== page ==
In terms of foreign policy, the new President of the United States, Joe Biden,is likely to face numerous challenges, especially when it comes to the Middle East because of the disastrous policies of the former President, Donald Trump, in the region. Even in his inauguration speech, Biden made it clear that it was going to be testing time. Some of the challenges that the new administration would be facing includethe nuclear deal with Iran, the ongoing war in Yemen, issues of human rights issues and the current deadlock between Israel and Palestine. There is some possibility that Biden’s foreign policy towards the Middle East would either be a revival of Barack Obama’s former policies or new strategies would be formulated based on the nature of the challenges faced. However, it is certain that Biden will address or undo Trump’s terrible policies in the region.
The Biden administration’s top foreign policy agenda is the policy towards Iran. The Iran nuclear deal (2015) or JCOPA was considered to be a milestone in multilateral diplomacy that was irresponsibly abandoned by Trump in 2018. Trump’s “maximum pressure campaign” of sanctions against Iran aimed to please the traditional allies as they faced a common enemy in Iran. Biden has promised to return to the 2015 JCPOA agreement, and he would also discuss Iran’s nuclear program and exchange for sanctions relief. In this process, it is expected that Washington might pressure Iran to withdraw its support for regional proxies in Iraq, Syria, Yemen, Lebanon and the Palestinian territories. Moreover, the US would also seek to curb Iran’s export of precision guided missiles to her regional allies. Iran though, has already made it clear that these issues would not be discussed in the event of a renegotiated JCPOA. Furthermore, this plan may be complicated by the recent assassination of Iran’s top nuclear scientist, which was not condemned by the White House that Iran blames on Israel. Public outrage had not even subdued at the point due to the assassination of Qasim Sulemani. Currently, the architecture of the Middle Eastern region is even more complex and challenging than it was four years ago butthe fact is that Iran cannot afford military conflict at this point when its economy is already crippling amidst the COVID-19 pandemic along with the sanctions imposed by the US.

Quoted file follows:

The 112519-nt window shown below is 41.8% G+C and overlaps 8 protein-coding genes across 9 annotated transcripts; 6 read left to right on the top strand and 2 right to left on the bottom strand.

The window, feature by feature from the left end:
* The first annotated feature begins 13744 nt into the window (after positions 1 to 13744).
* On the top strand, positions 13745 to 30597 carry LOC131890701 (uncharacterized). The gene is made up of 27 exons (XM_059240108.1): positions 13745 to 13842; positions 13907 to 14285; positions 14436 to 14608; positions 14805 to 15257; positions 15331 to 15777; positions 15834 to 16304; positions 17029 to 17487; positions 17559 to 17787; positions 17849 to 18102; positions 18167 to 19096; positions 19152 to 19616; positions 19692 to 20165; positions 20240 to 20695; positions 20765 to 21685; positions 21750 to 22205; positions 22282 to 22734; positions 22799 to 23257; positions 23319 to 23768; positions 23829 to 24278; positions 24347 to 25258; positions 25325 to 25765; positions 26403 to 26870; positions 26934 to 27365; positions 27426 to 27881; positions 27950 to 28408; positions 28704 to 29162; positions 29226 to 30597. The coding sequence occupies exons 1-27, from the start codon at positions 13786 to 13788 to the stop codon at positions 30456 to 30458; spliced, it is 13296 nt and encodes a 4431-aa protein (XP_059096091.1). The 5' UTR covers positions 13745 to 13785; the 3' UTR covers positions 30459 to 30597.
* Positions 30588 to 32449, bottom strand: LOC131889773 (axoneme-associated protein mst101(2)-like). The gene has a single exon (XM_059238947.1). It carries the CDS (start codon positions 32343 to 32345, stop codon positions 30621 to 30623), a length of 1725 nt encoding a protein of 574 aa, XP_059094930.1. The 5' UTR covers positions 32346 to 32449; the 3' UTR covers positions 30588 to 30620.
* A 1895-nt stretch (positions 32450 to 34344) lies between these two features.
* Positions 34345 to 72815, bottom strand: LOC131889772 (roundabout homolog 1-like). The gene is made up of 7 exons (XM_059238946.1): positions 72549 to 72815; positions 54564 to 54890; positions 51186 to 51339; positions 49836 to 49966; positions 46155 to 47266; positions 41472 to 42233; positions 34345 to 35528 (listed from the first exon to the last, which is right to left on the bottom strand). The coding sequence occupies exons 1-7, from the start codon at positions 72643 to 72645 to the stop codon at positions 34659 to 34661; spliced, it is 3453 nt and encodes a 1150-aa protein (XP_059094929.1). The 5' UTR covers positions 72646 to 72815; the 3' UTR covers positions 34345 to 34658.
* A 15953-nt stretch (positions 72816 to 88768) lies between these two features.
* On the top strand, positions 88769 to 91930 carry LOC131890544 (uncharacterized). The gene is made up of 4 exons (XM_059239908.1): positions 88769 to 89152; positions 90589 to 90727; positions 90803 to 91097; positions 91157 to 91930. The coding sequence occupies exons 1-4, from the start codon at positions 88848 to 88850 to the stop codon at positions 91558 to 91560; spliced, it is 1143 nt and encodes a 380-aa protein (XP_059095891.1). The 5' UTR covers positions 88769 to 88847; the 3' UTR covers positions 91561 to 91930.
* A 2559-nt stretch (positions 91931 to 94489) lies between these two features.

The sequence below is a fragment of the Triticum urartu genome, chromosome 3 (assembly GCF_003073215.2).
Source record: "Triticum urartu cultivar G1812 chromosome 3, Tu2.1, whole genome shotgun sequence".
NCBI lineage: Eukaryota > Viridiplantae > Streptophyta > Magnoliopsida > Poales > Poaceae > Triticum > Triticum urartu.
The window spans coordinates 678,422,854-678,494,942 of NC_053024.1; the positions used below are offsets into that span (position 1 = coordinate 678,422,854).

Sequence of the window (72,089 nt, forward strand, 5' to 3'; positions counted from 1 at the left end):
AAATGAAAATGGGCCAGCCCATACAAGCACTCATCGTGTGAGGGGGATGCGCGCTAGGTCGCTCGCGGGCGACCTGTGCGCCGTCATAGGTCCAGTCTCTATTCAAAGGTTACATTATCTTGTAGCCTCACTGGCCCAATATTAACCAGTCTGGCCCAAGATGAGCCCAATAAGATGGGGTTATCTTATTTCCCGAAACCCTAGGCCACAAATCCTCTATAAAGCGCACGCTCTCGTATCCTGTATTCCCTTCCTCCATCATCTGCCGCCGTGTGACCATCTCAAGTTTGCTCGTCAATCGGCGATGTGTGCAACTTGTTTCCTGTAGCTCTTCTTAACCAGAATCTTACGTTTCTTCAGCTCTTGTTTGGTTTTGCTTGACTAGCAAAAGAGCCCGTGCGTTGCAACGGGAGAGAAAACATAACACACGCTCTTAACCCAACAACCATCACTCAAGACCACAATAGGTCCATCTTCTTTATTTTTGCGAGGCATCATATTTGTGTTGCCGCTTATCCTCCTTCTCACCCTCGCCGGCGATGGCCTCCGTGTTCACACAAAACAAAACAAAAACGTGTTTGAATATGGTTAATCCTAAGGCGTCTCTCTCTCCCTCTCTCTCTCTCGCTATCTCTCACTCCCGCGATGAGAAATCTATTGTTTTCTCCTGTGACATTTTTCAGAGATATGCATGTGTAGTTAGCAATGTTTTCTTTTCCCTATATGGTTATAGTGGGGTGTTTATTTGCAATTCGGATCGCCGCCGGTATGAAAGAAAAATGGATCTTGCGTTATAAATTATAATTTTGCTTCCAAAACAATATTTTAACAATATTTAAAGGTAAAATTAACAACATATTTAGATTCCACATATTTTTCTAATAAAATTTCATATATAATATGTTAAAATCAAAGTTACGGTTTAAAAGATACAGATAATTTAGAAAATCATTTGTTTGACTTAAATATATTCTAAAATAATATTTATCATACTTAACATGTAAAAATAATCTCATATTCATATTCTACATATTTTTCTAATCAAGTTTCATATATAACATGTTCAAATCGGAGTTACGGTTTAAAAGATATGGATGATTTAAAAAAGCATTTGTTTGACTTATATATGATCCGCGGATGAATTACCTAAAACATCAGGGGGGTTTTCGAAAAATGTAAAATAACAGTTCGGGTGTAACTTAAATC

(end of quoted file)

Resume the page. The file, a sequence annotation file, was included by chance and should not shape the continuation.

Trump administration’s “Israel-first” approach in the region brought severe criticism at the global level. The Abraham Accord, signed in September of last year,which normalized Israel’s relations with UAE & Bahrain, is widely seen as Donald Trump’s most significant foreign policy achievement. This Accord altered the decades long regional perception that Arab-Israel peace could not be achieved without first addressing the issue of statehood for Palestinians. Biden has said that he supports more countries recognizing Israel but at the same time Israel needs to work towards genuine solutions between the two states. Moreover, the new administration at the White House will not show the same tolerance for Israel’s settler expansionism as its predecessor. However, there are certain foreign policies by the Trump administration that the new US leadership does not want to renew. The normalization of Arab-Israel relations is something that enjoys bipartisan support. And also, the shift of the US embassy to Jerusalem seems unlikely to be undone.